Apart from the assertion by Government counsel that the defendant, Bridges, is attempting, through the medium of the civil proceeding, to explore and otherwise canvass matters that would not be obtainable in the criminal proceeding, it is manifest from a general outline of the Discovery sought that most, if not all, of the material requested is beyond the scope of rule 33. Federal Rules of Civil Procedure.
Much of the data falls within the proscription of the Department of Justice's Order No. 3229 of May 2, 1939, issued under authority of R.S. 161.
The Court is not disposed to grant the all-inclusive relief sought on Discovery by the defendant at this stage of the proceedings. In Penn v. Automobile Insurance Company, D.C., 27 F.Supp. 336, Judge McColloch had occasion to say:
"Where public policy intervenes, the Rule (of Discovery) should not be applied literally, and I have therefore denied plaintiff's motion to require defendant to furnish the names of their witnesses and to permit their interrogation before trial. * * * plaintiff should not be armed with the information in advance so as to prepare an alibi."
This Court has concluded that in the exercise of sound discretion and in the interest of public policy that all proceedings in this action should be and the same are hereby stayed until the final disposition of the criminal proceedings herein-above referred to.
Accordingly, it becomes unnecessary finally to pass upon the said Motions for Discovery and other matters, arising under the said rule, for the reason that the civil suit is stayed as a whole.
Defendant's position that the Stay cannot be granted herein for the reason that the criminal proceedings and the counts contained in the indictment have been barred by the Statute of Limitations is without merit. This Court has concluded that the running of the Statute of Limitations has been tolled by the Wartime Suspension of Limitations Act, 18 U.S.C.A. § 3287, formerly 18 U.S.C.A. § 590a, and the saving clause embraced in Section 21 of Revised Title 18 of the United States Code, Act of June 25, 1948, 62 Stat. 862.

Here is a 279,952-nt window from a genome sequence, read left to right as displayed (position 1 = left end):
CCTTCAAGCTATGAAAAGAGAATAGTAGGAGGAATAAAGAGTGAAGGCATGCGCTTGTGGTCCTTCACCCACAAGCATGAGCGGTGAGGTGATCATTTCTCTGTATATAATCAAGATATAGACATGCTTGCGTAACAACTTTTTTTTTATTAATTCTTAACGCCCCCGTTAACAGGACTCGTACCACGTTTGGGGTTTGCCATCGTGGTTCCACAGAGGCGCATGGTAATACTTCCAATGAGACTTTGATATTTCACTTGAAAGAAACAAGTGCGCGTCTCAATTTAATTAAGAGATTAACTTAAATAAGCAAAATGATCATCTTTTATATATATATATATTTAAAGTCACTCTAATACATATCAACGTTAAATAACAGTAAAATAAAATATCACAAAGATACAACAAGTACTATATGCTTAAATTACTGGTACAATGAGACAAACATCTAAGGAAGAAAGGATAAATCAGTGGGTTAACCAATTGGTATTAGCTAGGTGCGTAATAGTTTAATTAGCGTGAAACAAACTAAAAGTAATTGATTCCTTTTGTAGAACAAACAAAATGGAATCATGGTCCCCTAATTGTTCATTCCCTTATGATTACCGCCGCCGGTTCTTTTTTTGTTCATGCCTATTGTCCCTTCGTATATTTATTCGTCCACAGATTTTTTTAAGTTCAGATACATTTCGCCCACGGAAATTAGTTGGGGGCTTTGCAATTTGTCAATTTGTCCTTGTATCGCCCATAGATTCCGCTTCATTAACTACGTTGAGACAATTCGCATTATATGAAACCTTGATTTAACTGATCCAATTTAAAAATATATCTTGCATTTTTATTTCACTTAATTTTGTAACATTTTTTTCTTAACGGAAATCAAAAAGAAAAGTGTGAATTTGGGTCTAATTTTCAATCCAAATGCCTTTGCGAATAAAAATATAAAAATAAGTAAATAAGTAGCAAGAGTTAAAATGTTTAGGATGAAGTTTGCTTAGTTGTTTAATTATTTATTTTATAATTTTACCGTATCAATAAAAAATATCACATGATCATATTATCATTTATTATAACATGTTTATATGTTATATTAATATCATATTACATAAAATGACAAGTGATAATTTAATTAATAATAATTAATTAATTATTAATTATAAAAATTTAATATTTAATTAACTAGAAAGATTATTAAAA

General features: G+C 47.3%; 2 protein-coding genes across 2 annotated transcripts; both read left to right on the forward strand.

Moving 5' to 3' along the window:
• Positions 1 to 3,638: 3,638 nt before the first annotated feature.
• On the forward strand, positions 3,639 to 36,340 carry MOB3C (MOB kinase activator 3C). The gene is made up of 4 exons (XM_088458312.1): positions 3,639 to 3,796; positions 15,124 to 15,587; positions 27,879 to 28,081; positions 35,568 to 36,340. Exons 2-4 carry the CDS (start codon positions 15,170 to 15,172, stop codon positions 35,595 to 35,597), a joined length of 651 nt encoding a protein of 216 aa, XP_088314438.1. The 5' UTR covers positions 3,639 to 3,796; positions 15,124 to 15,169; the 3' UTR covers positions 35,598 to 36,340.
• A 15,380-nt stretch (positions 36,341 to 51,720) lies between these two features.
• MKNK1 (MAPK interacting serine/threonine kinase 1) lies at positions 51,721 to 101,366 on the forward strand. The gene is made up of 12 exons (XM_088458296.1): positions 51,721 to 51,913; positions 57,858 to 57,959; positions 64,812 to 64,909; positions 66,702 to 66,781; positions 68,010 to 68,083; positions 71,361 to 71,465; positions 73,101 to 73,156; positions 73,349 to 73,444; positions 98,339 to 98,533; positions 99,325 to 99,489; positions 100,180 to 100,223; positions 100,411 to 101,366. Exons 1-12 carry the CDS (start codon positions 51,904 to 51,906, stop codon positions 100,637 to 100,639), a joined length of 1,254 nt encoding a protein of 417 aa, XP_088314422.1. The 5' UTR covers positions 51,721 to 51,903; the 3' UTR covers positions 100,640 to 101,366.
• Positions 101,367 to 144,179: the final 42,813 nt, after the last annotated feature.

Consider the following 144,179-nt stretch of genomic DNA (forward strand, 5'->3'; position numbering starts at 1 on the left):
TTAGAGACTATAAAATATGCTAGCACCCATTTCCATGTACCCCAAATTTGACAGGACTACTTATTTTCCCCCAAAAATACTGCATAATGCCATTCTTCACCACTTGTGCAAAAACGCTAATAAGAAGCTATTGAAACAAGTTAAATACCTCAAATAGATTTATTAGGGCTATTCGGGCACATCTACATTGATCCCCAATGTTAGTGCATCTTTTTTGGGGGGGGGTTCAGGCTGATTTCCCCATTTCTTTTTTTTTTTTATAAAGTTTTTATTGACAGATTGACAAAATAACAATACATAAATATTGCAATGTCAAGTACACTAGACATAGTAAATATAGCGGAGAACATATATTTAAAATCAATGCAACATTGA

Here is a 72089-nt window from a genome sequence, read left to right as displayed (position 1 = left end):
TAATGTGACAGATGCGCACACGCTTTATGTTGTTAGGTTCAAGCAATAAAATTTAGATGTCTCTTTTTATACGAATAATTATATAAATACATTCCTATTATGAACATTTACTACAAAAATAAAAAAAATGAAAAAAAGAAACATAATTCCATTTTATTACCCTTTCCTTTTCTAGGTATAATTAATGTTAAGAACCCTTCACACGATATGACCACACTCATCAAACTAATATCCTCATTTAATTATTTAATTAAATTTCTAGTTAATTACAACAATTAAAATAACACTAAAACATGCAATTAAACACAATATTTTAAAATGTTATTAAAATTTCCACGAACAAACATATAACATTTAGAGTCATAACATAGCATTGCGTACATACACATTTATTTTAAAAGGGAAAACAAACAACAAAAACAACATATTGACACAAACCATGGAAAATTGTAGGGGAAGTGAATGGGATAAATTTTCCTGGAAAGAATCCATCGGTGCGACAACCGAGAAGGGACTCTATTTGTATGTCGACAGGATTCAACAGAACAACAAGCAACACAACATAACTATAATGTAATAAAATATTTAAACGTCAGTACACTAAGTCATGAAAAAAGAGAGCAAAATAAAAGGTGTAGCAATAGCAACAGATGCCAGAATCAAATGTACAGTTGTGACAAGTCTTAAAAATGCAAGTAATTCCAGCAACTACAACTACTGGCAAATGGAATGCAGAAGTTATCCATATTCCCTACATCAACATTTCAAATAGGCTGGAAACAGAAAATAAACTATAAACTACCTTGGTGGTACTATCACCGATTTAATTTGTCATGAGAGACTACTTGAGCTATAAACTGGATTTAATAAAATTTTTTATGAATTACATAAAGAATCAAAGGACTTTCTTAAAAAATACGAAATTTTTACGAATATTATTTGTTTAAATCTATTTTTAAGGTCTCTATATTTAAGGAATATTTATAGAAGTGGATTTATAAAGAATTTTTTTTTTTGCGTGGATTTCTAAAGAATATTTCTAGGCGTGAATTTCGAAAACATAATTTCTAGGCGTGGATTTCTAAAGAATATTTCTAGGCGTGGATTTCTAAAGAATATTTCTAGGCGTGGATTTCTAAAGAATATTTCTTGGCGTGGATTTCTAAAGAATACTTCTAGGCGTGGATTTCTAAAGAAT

Examples of Interrogatories by respondent:
(1) Page 6, II(i): "Attach hereto a copy of each and every report or other writing of any kind or nature whatsoever made by an agent or any other person in connection with any interview or incident, or in connection with the taking or obtaining of information, evidence or data from any or all of the persons listed in response to II(a) * * *".
(2) Page 14, Paragraph XII: "In connection with paragraph IV of the complaint herein * * * state, describe, and set forth all of the evidence, information, data, records, or bases claimed by petitioner to support said allegation and charge".
(3) Page 21, Paragraph XXXVII: "With respect to paragraphs XXIII through XXXVI, inclusive, hereof, attach hereto a copy of each and every one of the records, documents, papers, materials, statements, depositions, affidavits, reports, written records or memoranda or oral interviews with any and all persons, written or recorded transcriptions of data obtained by wire-tapping, dictaphone or microphone, eavesdropping, or surveillance, photographs, books, records, maps, alleged membership card or cards in the Communist Party, and any data and records of any kind whatsoever claimed by petitioner to support or tend to support said sworn statement of the said John P. Boyd".
 See Ex parte Sackett, 9 Cir., 74 F.2d 922; Goldman v. U. S., 316 U.S. 129, 62 S.Ct. 993, 86 L.Ed. 1322; U. S. v. Aviles, D.C., 222 F. 474; Jones v. U. S., 9 Cir., 162 F. 417; Ball v. U. S., 9 Cir., 147 F. 32; U. S. v. Kohler Co., D.C., 9 F.R.D. 289; Cf. U. S. v. Garsson, D.C., 291 F. 646.
 See Memorandum Opinion in United States v. Bridges, 86 F.Supp. 922.